For his part, Seitz-Wald puts it like this:
There are 33 states where you can buy an assault weapon without ID, versus zero states where you can vote without providing some kind of ID — it’s federal law. Meanwhile, there are 43 state [sic] where you can buy an assault weapon with an ID, and, and 37 states were [sic] you can vote without a government-issued ID.
If you’re wondering about that “zero states” claim, note that Seitz-Wald is willfully conflating registering
to vote with actually voting
. Certainly, federal law holds that Americans need “some sort of ID” to register. But it does not hold that they need an ID actually to vote. It is the latter, not the former, that has led to the problem of people voting on behalf of others, and it is the latter problem that voter-ID laws are designed to fix. Moreover, because states do not have equal populations, his tally doesn’t quite show what he thinks it does. The total population of the states that do not require background checks for private purchases of “assault weapons” is 210 million; the total population of states that do not currently feature strict voter-ID laws
is 260 million.
Seitz-Wald also argues that:
While it takes just a few seconds to complete a background check in more than 95 percent of cases, it can take hours of work and days of waiting for someone to acquire the ID they might need to vote.
It does indeed take only a few seconds to complete a background check. However, Seitz-Wald neglects to mention two crucial things.
First, in order to go through the mandatory federal background check that accompanies all commercial firearms purchases, buyers are required by federal law to provide a government-issued photo-ID. Thus, to the background-check process, you can add, in Seitz-Wald’s own words, the “hours of work and days of waiting for someone to acquire [an] ID.”
It is this system that the Democratic party was desperate to expand to all sales. Had Toomey-Manchin passed, every single firearms transaction in the country would have been subjected to a background check that required a government-issued ID. The Left thus simultaneously holds the positions that it is so horrible for the government to require citizens to show ID before they vote that all such requirements must be abolished, and that it is so necessary to require citizens to show ID before they can buy firearms — even from a friend — that the requirement must be nationalized.
Second, many states require citizens to get hold of a permit to purchase a firearm in the first place — long before they ever get to the background-check stage. Indeed, depending on their local laws, many citizens have to go through some combination of a firearms class, police fingerprinting, the submission of forms, and a criminal background check before they are allowed to try to buy a gun — privately or commercially. And, of course, as part of this permitting process, the majority of the states that issue permits require applicants to show — yes, you’ve guessed it — a valid ID.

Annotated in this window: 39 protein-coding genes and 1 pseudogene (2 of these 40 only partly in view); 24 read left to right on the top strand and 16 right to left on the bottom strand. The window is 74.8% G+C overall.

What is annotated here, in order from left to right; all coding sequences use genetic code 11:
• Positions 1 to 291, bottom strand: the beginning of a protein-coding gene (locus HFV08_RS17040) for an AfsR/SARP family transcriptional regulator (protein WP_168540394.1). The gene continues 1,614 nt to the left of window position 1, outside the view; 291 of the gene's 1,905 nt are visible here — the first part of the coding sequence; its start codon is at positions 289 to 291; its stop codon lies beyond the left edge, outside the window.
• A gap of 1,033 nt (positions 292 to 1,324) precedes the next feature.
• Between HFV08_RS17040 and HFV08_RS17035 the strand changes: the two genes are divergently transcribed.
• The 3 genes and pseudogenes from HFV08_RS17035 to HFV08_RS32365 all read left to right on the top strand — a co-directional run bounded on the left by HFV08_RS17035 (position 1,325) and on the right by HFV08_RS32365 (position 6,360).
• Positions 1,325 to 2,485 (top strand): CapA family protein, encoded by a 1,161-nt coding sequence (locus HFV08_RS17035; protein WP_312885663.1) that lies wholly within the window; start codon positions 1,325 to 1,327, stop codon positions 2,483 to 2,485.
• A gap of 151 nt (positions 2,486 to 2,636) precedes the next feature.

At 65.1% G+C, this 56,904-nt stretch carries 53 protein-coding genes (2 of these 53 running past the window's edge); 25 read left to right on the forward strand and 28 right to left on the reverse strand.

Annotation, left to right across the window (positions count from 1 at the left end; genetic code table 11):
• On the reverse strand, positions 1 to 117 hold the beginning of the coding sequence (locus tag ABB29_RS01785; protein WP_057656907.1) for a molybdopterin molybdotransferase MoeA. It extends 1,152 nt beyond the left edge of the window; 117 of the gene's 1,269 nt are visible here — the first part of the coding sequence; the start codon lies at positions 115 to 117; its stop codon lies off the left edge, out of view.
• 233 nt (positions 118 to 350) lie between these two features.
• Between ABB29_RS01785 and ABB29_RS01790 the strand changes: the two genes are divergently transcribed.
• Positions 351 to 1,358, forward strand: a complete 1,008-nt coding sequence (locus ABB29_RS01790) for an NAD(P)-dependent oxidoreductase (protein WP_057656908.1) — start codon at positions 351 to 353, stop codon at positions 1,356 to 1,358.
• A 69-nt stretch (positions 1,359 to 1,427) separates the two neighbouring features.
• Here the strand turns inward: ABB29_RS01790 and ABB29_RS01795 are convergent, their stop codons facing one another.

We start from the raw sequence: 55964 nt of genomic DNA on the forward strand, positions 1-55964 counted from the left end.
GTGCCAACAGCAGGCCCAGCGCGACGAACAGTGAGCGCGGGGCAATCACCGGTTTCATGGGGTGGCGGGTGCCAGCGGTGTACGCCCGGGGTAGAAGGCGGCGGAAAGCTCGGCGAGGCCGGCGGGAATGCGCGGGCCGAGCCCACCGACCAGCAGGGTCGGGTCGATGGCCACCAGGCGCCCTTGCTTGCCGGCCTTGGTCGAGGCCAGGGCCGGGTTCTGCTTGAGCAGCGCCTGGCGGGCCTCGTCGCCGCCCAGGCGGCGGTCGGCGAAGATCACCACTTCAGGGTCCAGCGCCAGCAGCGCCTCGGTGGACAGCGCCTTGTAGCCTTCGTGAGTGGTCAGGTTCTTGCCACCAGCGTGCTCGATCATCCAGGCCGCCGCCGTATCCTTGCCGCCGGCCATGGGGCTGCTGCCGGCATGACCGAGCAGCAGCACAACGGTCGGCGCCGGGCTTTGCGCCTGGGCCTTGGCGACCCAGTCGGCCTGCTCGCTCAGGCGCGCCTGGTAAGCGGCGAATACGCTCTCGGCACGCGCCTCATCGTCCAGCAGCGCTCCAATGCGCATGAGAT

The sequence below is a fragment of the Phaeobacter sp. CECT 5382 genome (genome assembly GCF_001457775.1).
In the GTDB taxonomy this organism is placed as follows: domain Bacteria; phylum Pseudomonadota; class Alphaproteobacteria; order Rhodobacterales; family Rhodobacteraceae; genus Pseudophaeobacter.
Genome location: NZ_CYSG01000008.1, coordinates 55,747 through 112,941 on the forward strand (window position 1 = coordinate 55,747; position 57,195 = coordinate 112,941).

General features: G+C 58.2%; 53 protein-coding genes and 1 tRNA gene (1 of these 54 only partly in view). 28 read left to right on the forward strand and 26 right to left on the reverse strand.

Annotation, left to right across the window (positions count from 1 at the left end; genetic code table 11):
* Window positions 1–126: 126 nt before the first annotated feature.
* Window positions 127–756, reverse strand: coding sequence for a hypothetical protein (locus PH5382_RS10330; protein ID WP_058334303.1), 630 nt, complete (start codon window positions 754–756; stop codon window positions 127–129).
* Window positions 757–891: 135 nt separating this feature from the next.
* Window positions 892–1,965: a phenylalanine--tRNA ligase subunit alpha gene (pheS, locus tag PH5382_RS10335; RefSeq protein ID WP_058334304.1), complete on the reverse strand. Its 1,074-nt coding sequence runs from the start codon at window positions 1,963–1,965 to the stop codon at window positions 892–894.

I suspect that those comparing voter-ID laws and the purchase of firearms are leading themselves down a road they will one day wish that they had not. Bill Clinton was arguing against requiring voter ID on the grounds that obstacles to the exercise of basic rights are unbecoming of a “great democracy.” The logical response to his jab is to ask if he favors removing all restrictions on firearms purchases, including federal background checks, all state permitting, and concealed-carry laws — and, if not, why not?
If we pretend for a moment, as Seitz-Wald does, that both voting and the right to bear arms are constitutional rights (the former is not, but that’s for another day), there is little way of arguing consistently that voting should be subject to no identification checks but that firearms purchases should. There’s a racial history to such restrictions on both sides, too: Blacks have been systematically denied firearms in the United States, often in the most disgraceful way. If, in an ideal world, the government is not allowed to check that you are who you say you are when you cast your vote, then why on earth should a gun store have to?
— Charles C. W. Cooke is a staff writer at National Review.